How to Remove Candle Wax From Hardwood Floors

Use heat or ice to effectively remove those accidental wax drippings from your wood floors.

July 29, 2019

When those pretty candles drip hot wax unexpectedly on your hardwood floors, don’t panic there are a couple of easy techniques you can use to remove it. First things first, let the wax sit; resist the temptation to wipe it up immediately. Once it's dried, take a moment to clean the wax properly to avoid damaging the surface of your hardwood floors.

Spilled candle wax on hardwood floors.

How to Remove Spilled Candle Wax from Hardwood Flooring

Techniques for removing candle wax from wood floors.

Photo by: Emily Fazio

Emily Fazio

Follow one of these two approaches to remove wax from wood floors, and then follow up with a proper buff or polish to make the floors shine again.

What You'll Need:

  • ice cubes
  • plastic credit card or plastic razor blade
  • hairdryer
  • wood furniture wax
  • cotton cloths

Remove Wax With Ice

Using an ice cube to harden the wax drippings is one way to remove wax from hardwood floors with minimal scraping required. Simply hold the ice cube in place on the wax for 30 seconds, even if the wax has already cooled. If the wax is fresh and still malleable, you may need to hold the ice cube for a minute or two.

Freeze candle wax to remove it.

How to Remove Spilled Candle Wax from Hardwood Flooring

Techniques for removing candle wax from wood floors.

Photo by: Emily Fazio

Emily Fazio

Use a credit card – or a plastic razor blade if one's handy – to scrape at the frozen candle wax drippings. You’ll likely be able to shimmy each bit around and pick them up off the floor. Re-freeze the spot if it is not easily popping free; you should not have to scratch.

Always avoid scraping into the surface of the wood; the goal is to loosen and slide the wax from where it landed without gouging the floors.

Use a credit card to scrape candle wax.

How to Remove Spilled Candle Wax from Hardwood Flooring

Techniques for removing candle wax from wood floors.

Photo by: Emily Fazio

Emily Fazio

Wipe the area dry with a clean cloth. Be sure to collect any water that melted from the ice cubes! If there are still hints of wax on the surface (you can tell if you rub your hand over it, or catch an inconsistency in the sunlight), clean a wide area of the floor with a wood furniture wax to buff any remaining residue. We know, it seems wrong to clean wax by applying more wax, but furniture wax is formulated to help buff out imperfections and provide protection. Buffing a wide area, rather than the small affected spot, helps make it less noticeable that you were merely spot cleaning.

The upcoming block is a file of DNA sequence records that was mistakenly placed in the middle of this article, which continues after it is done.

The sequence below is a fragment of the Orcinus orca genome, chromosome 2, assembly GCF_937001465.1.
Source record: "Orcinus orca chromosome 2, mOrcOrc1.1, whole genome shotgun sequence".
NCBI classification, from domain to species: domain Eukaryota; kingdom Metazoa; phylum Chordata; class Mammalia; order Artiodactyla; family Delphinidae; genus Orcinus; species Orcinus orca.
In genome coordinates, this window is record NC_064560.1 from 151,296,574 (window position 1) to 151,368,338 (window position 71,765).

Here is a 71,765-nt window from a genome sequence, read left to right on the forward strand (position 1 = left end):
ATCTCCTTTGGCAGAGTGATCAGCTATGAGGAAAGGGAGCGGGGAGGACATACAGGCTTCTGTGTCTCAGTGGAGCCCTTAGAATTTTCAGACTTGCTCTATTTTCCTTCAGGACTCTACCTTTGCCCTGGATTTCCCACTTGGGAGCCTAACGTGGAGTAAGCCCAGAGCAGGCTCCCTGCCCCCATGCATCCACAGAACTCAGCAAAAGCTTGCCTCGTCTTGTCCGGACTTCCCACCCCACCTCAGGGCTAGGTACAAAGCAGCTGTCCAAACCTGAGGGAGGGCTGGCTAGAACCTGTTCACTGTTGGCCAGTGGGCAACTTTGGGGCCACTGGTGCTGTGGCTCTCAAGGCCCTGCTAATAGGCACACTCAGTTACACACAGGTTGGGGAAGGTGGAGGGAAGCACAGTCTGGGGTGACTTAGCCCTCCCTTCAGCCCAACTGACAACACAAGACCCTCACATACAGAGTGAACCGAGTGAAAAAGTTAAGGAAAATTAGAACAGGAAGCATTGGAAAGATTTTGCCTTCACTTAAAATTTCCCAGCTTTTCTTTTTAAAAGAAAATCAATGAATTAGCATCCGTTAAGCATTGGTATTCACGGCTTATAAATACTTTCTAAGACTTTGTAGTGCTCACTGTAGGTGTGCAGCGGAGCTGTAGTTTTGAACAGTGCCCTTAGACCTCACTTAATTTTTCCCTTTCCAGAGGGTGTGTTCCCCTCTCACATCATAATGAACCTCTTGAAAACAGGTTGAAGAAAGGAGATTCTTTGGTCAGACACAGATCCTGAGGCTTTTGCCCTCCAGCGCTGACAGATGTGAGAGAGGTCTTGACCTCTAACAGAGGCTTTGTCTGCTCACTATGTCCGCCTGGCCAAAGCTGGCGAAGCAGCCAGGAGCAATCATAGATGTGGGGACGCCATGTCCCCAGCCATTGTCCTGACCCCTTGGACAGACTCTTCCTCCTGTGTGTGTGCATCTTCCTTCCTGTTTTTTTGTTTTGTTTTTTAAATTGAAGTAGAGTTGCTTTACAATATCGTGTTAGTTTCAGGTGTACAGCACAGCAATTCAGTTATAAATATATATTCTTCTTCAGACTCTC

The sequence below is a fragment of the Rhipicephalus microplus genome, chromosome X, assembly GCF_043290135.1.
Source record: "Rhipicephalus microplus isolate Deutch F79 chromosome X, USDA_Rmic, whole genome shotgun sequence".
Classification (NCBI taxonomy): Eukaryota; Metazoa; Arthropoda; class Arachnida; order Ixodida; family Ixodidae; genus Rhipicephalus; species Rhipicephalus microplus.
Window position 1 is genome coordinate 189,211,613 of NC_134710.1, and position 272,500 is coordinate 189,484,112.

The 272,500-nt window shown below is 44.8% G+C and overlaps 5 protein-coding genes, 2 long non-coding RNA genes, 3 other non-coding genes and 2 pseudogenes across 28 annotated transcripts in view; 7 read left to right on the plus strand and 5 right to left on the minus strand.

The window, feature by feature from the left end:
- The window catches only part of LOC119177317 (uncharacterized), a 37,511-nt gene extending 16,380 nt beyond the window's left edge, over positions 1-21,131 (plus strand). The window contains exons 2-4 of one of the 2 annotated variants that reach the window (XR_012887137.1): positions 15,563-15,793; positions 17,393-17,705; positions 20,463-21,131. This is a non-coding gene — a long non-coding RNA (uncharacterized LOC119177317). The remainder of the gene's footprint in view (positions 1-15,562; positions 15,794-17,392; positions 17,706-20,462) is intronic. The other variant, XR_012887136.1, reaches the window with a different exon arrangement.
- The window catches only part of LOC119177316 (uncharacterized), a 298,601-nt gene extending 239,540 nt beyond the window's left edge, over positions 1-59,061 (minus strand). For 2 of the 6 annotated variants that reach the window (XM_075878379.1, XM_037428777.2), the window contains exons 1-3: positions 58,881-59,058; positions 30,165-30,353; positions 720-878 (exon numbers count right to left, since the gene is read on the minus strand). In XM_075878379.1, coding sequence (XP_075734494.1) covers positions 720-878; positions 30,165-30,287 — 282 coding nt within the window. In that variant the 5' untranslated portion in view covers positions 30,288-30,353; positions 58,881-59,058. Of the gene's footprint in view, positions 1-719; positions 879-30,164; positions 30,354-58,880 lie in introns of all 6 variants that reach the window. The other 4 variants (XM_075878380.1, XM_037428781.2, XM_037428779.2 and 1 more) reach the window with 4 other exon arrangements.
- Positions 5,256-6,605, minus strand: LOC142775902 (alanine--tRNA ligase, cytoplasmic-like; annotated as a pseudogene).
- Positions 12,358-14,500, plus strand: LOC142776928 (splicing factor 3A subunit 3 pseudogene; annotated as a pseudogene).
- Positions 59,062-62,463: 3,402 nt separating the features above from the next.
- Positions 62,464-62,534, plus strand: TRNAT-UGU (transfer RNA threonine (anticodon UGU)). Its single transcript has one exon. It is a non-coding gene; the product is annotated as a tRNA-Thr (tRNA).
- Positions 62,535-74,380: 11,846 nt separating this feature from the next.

Polish floors after removing candle wax drippings.

How to Remove Spilled Candle Wax from Hardwood Flooring

Techniques for removing candle wax from wood floors.

Photo by: Emily Fazio

Emily Fazio

Remove Wax With Heat

Use a hairdryer on medium heat, and direct it at the wax drippings – stay 12” away. The heat will help soften the wax so that it can be scraped off the floor.

Heat candle wax to make it easier to remove.

How to Remove Spilled Candle Wax from Hardwood Flooring

Techniques for removing candle wax from wood floors.

Photo by: Emily Fazio

Emily Fazio

When the wax is softened, use the edge of a plastic credit card or plastic razor blade to pop the pieces off the hardwoods (similar to the ice cube method).

Use a credit card to scrape candle wax.

How to Remove Spilled Candle Wax from Hardwood Flooring

Techniques for removing candle wax from wood floors.

Photo by: Emily Fazio

Emily Fazio

If there are still hints of wax on the surface of the hardwood floors, finish cleaning by applying a wood furniture wax to buff and cleanse the surface. This process will help remove any remaining waxy residue and help to re-polish your floors.

Hair Dryer Hacks 01:04

Grab a hair dryer to remove wax marks around the house.

Things to Avoid

  • Don’t use mineral spirits, as it can lift the actual floor wax from a sealed hardwood floor, leaving it unprotected.
  • Avoid steel wool or green scrubbies. These are simply too aggressive for floor cleaning, if you want to protect the finish of your hardwoods.
  • No gouging! Don’t risk using a kitchen knife or a razor blade, even if you think you can just “pop” the wax drippings off the hardwood surface.

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